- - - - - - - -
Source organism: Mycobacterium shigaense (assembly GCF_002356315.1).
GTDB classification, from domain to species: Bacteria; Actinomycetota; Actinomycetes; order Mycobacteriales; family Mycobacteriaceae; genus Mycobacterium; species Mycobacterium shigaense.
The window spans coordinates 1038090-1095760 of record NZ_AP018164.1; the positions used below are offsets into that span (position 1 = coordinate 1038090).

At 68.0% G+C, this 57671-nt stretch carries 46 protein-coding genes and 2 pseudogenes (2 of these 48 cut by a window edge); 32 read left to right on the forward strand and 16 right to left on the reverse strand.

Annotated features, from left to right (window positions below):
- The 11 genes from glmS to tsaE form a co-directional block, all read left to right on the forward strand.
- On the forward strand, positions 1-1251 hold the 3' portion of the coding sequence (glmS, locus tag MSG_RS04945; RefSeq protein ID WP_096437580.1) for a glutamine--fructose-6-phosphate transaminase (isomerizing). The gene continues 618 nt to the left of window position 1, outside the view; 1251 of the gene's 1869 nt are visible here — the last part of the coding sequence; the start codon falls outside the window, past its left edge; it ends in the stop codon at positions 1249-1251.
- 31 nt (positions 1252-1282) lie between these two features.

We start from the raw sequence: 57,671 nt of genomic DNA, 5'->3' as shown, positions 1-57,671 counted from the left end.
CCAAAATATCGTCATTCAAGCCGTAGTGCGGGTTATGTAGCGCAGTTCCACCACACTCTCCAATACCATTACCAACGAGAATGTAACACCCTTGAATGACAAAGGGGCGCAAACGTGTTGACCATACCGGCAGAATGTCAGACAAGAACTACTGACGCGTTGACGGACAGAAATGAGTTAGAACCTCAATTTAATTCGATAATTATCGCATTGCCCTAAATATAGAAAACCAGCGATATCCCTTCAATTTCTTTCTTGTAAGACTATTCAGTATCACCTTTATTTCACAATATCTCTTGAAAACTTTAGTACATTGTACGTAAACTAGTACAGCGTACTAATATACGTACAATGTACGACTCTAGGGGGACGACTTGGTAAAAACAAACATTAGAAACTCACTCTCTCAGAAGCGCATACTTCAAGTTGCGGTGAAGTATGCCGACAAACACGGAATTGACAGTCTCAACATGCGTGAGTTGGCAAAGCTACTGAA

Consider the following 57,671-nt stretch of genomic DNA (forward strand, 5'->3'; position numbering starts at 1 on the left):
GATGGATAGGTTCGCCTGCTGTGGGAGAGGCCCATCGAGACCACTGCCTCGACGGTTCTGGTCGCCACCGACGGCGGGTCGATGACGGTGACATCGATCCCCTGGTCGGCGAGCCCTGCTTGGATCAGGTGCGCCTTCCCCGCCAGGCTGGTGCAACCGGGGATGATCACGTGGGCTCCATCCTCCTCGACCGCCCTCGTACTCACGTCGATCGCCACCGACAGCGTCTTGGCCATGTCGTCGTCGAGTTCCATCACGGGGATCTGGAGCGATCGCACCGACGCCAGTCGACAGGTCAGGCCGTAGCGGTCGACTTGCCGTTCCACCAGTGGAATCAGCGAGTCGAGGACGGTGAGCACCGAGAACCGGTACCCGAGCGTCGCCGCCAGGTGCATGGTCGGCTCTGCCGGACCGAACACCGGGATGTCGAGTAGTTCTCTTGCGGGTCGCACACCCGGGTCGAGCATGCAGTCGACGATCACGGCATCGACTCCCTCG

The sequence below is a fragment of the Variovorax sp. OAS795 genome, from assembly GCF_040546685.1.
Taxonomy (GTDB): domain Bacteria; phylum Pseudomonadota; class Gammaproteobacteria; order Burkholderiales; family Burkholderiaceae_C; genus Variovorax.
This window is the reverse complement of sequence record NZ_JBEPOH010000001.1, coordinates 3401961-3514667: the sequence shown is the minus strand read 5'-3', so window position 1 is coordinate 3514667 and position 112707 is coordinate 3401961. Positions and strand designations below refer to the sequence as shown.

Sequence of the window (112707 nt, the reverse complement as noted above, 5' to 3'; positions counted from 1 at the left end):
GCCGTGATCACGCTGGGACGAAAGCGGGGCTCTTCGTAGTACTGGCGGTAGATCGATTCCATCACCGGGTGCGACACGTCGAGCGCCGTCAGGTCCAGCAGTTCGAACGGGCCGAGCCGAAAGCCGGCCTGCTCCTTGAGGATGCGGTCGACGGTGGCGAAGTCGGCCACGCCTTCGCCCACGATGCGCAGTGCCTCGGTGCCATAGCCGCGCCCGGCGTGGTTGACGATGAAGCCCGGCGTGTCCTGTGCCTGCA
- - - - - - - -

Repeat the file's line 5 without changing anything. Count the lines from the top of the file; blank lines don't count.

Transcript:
Annotated features, from left to right (window positions below):